Madhavan Nair, J.
1. The 2nd plaintiff is the appellant. The appeal arises out of a suit instituted by the plaintiffs under Section 92, Civil Procedure Code. Prior to the institution of the suit, the 1st plaintiff applied under the provisions of Act XIV of 1930 to the District Court to obtain orders from the Court under Sections 3 and 4 directing the trustee to furnish accounts and give the necessary information about the trust. The learned District Judge repeatedly gave time to the defendant to produce accounts, but ultimately the order of the Court was not complied with and under Section 6 he passed an order giving permission to institute a suit under Section 92, Civil Procedure Code. After obtaining such permission the other two plaintiffs joined the 1st plaintiff and instituted this suit against the trustee. In the course of the trial, the 1st plaintiff at whose instance permission was obtained from the District Judge dropped out of the suit and later on the 3rd plaintiff also abandoned it. So, the only person who proceeded with the suit was the 2nd plaintiff. In the suit, various reliefs were claimed. In paragraph 12(a) an inventory was asked for from the defendant. In paragraph 12(b) the defendant was sought to be removed and it was also requested that it should be declared that he is not the rightful mahant. In paragraph 12(c) a scheme was sought to be framed for the management of the properties and accounts were also asked to be rendered by the defendant-trustee. The learned Subordinate Judge dismissed the suit without going into the merits. He held, that the plaintiff who obtained permission to institute the suit from the District Court having dropped out of the proceedings it was not competent for the other plaintiffs to proceed with the suit; and he also held that since the reliefs claimed in the suit exceeded and went beyond the particular relief with respect to which sanction was given by the District Judge the suit was incompetent.
2. In appeal it is argued that the learned Subordinate Judge's decision on both these points is wrong. The first question is whether the suit contemplated by Section 6 of Act XIV of 1920 cannot be instituted by persons other than the particular individual who obtained the permission. It is true that under Sections 3, 4 and 5 the application should be made by a person interested in the trust. But once a breach of trust has been committed by the trustee by his refusal to produce the accounts, then Section 6 says that a suit so far as it is based on such failure may be instituted without the previous sanction of the Advocate-General. The section nowhere says that such a suit should be instituted by the person who made the application under Sections 3 and 4 of Act XIV of 1920. Under Section 92, Civil Procedure Code, the 'previous sanction of the Advocate-General is required for the institution of a suit contemplated by that section. Under Section 6 once the breach referred to in that section is committed by the disobedience of an order passed by the District Judge, then a suit may be instituted under Section 92, Civil Procedure Code. The necessity for obtaining the sanction of the Advocate-General is thus removed under Section 6; and it does not say anywhere that the suit should be instituted only by the person who secures the order from the District Court, in the circumstances mentioned in the previous sections. In Umrai Singh v. Har Prasad : AIR1930All582 it was held that when the order of the District Judge for filing of accounts under Section 5 of the Charitable and Religious Trusts Act has not been complied with, there is a breach of trust by virtue of Section 6 which could be made the basis of a suit under Section 92, Civil Procedure Code. It should, however, be noted that the reliefs claimed in the suit under Section 92 filed in pursuance of permission obtained under Section 6 must be confined to those which arise out of the failure to produce the accounts and are connected with it. In this suit all the reliefs claimed arise out of the failure to produce accounts except the one regarding the declaration that the defendant is not the rightful mahant. Such a relief has nothing to do with the failure to produce the accounts and is not in any way connected with it. We think all the other reliefs can be based on the defendant's failure to produce the accounts; and the suit cannot therefore be said to be incompetent as asking for reliefs which do not come within the scope of the suit contemplated by Section 6 of Act XIV of 1920.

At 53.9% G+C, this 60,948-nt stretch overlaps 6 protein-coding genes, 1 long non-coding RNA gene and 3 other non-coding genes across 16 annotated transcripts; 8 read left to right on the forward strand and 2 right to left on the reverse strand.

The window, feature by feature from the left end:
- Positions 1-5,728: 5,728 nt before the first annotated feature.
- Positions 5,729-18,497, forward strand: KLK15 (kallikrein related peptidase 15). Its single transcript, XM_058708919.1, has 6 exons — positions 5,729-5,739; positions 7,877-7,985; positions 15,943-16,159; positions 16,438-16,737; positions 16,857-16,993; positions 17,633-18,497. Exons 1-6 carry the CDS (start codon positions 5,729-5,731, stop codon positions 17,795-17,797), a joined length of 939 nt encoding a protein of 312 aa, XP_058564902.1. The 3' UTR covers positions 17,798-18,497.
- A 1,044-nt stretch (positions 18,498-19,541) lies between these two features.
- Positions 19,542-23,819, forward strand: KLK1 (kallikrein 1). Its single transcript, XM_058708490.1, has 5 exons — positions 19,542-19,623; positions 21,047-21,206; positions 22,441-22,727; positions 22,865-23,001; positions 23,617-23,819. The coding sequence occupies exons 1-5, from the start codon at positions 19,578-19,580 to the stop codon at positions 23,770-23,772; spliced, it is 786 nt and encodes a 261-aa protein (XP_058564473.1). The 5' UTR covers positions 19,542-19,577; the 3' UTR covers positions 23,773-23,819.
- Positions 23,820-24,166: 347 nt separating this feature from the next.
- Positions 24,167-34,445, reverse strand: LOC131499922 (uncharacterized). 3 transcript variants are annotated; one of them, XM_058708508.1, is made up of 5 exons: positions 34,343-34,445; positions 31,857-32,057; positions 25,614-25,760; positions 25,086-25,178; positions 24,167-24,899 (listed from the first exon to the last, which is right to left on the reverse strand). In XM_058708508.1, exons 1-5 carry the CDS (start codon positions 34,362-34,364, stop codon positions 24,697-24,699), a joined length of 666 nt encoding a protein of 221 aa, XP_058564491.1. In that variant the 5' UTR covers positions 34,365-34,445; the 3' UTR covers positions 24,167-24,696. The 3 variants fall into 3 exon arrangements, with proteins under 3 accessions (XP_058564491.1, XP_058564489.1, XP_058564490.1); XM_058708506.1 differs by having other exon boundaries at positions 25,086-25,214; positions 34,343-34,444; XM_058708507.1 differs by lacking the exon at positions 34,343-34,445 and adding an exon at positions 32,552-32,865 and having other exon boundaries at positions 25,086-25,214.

3. Then it is said that two of the plaintiffs having dropped out it is not competent for one plaintiff alone to proceed with the suit under Section 92, Civil Procedure Code. This point has already been decided in this Court, Gulam Gouse. v. Mohammad Khan : (1924)47MLJ745 , where it was held that a suit under Section 92, Civil Procedure Code or an appeal arising out of such a suit does not abate on the death of one of the plaintiffs who obtained sanction for instituting the suit. It cannot therefore be said that the present suit is incompetent because there is only one person left to conduct the suit.
4. For the above reasons we hold that the decision of the learned Judge cannot be sustained. We set aside the decision and remand the suit for disposal according to law. The enquiry into the case will be confined as already pointed out to all the reliefs except the one contained in the first part of Clause (b) in paragraph 12, viz., that it be declared that the defendant is not the rightful mahant. Costs of the appeal will abide the result. We do not interfere with the costs of the Lower Court.
5. The Court-fee may be refunded.